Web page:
UK can and should do more in IS fight, say MPs

A report by MPs finds the UK is contributing less than its partners and the British military lacks a strategy for defeating IS.

Britain can and should be doing more in the fight against Islamic State, a group of MPs has said.

A report by the Commons Defence Select Committee also found the UK is contributing less than its NATO partners and that the British military lacks a strategy for defeating IS, also known as ISIS.

The report comes after the father of a Jordanian pilot murdered by IS denounced the group as 'wild beasts'.

The committee's chairman, Rory Stewart, said: "The UK should be focused much more on Iraq. It should be a higher priority.

Defence Committee chairman Rory Stewart urges a focus on Iraq

"That doesn't mean combat troops on the ground. That means, to begin with, just understanding what is going on.

"That means putting military and civilian personnel on to the ground to start mapping who is the enemy, who are these people in ISIS or Da'ash?

"Who are our allies? How do we work with the Sunni tribes? How do we work with the neighbours? What is the US campaign plan? What is the Iraqi campaign plan?

"Once we answer those questions, and we need to answer them urgently, we're not going to begin to play a constructive role fighting ISIS."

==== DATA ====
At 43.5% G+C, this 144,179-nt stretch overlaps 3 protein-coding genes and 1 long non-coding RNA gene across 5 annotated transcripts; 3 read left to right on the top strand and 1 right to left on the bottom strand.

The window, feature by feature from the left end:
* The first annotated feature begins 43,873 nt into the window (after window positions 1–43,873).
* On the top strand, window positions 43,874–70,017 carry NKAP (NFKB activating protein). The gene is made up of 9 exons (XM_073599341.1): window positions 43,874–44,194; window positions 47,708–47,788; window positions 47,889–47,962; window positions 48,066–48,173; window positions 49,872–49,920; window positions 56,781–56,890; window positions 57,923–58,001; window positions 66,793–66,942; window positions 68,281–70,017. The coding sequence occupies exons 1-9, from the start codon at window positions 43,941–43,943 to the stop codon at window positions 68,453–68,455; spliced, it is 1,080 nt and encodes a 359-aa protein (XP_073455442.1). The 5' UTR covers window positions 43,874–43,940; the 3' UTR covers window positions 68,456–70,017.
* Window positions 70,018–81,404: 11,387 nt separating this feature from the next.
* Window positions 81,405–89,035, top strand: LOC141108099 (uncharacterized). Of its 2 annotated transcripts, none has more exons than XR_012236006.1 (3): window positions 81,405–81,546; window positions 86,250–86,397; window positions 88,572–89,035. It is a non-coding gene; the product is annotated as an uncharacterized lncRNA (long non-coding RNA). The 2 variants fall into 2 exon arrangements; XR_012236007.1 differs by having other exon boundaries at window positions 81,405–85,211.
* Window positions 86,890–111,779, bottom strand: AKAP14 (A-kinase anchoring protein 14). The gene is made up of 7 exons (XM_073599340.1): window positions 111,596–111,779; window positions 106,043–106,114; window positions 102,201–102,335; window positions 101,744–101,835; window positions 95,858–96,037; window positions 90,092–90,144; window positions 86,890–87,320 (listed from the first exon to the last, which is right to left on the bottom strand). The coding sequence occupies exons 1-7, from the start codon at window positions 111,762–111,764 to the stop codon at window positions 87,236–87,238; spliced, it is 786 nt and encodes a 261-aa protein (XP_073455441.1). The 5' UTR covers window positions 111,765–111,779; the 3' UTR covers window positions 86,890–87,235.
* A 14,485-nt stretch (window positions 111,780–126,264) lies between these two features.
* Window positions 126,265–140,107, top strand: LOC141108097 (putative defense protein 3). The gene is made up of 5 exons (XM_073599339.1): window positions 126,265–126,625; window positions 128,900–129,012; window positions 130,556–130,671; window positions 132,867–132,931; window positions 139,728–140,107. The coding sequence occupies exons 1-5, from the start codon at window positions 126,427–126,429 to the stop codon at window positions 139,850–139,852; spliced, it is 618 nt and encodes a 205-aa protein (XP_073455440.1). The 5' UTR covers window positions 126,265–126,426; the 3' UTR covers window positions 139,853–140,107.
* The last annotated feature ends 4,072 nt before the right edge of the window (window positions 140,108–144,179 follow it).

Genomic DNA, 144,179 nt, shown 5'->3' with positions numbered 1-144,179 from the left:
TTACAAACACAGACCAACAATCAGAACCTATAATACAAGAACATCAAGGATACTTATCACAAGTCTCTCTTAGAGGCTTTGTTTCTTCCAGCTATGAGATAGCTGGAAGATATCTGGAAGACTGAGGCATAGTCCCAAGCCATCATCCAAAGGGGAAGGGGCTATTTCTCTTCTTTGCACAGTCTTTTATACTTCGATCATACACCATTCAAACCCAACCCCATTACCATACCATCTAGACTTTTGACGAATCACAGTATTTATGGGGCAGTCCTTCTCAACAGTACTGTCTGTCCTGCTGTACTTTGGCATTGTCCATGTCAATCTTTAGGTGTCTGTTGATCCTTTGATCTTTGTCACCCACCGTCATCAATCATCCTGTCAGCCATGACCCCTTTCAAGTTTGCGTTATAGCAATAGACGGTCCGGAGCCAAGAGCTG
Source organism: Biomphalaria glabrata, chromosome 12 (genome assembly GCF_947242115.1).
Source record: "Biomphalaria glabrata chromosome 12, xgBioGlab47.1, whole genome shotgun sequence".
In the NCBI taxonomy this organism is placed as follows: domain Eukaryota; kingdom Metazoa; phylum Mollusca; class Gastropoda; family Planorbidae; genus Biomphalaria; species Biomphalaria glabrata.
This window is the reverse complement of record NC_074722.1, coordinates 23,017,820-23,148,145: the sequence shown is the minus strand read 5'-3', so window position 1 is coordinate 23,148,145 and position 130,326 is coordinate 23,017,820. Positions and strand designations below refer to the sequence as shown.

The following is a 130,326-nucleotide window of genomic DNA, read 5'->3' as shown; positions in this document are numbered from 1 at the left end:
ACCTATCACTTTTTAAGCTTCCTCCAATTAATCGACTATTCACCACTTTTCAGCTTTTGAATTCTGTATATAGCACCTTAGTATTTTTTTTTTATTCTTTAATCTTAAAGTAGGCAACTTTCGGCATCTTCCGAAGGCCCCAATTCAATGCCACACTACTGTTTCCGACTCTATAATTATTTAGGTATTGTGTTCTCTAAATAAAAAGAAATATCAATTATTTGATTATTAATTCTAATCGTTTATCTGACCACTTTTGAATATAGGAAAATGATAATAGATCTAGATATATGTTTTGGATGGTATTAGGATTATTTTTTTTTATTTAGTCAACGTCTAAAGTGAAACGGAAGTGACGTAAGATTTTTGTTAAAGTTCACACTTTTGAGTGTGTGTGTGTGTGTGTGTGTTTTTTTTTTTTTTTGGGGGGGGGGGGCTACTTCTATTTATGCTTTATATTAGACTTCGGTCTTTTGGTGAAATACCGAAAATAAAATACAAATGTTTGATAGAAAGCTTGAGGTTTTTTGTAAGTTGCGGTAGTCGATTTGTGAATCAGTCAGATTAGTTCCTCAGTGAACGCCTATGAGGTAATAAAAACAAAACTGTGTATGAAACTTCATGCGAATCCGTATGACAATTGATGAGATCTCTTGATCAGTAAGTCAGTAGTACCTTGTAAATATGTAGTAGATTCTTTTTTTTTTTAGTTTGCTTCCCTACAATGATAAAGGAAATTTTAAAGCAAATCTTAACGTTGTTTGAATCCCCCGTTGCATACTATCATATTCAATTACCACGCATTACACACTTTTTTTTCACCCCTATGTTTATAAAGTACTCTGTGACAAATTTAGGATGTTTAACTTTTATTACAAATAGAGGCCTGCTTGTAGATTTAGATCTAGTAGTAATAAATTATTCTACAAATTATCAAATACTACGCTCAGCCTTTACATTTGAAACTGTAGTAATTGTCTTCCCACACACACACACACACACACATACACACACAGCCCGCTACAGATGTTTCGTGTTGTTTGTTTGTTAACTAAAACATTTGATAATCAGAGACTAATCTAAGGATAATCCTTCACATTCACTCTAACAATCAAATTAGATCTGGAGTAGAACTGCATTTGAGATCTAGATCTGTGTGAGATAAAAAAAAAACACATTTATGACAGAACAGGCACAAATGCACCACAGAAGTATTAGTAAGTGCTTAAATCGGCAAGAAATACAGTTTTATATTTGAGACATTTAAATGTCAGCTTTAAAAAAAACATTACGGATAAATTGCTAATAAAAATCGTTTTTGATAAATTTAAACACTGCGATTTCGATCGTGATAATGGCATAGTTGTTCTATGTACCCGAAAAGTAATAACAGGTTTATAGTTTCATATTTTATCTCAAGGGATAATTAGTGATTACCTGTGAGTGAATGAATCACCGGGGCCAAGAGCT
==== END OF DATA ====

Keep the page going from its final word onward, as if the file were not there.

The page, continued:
Britain only has three military personnel stationed outside northern, Kurdish Iraq.

They have not yet made any specific pledges to send more. That number compares to 3,000 Americans, 300 Spanish personnel and 280 Italians.

Britain has so far contributed 40 heavy machine guns, but Germany is offering a vast arsenal of weapons, including 16,000 assault rifles, 10,000 hand grenades and 8,000 pistols.

RAF aircraft, confined to bombing Iraq and not Syria, have only contributed to 6% of the total strikes against Islamic State positions.

General Sir Richard Shirreff, former deputy supreme commander of NATO forces, is unimpressed with the UK effort, considering it is one of the P5 - permanent members of the United Nations Security Council.

He said: "What we need to see from our political leaders is leadership and a preparedness to say, 'This isn't going to be easy, this isn't going to go away, this does affect us dramatically and domestically and internationally'.

"We have a role to play, we have responsibilities as a member of the P5, we have responsibilities in the area, we have history in the area, we have an understanding of the area and we need to be prepared to put our shoulder to the wheel."

The committee emphasised it was not calling for British combat troops to be deployed but saw a need for a strategy which is currently absent.

It also said it was "shocked  by the inability or unwillingness of any of the service chiefs to provide a clear and articulate statement of the UK's objectives or strategic plan in Iraq".

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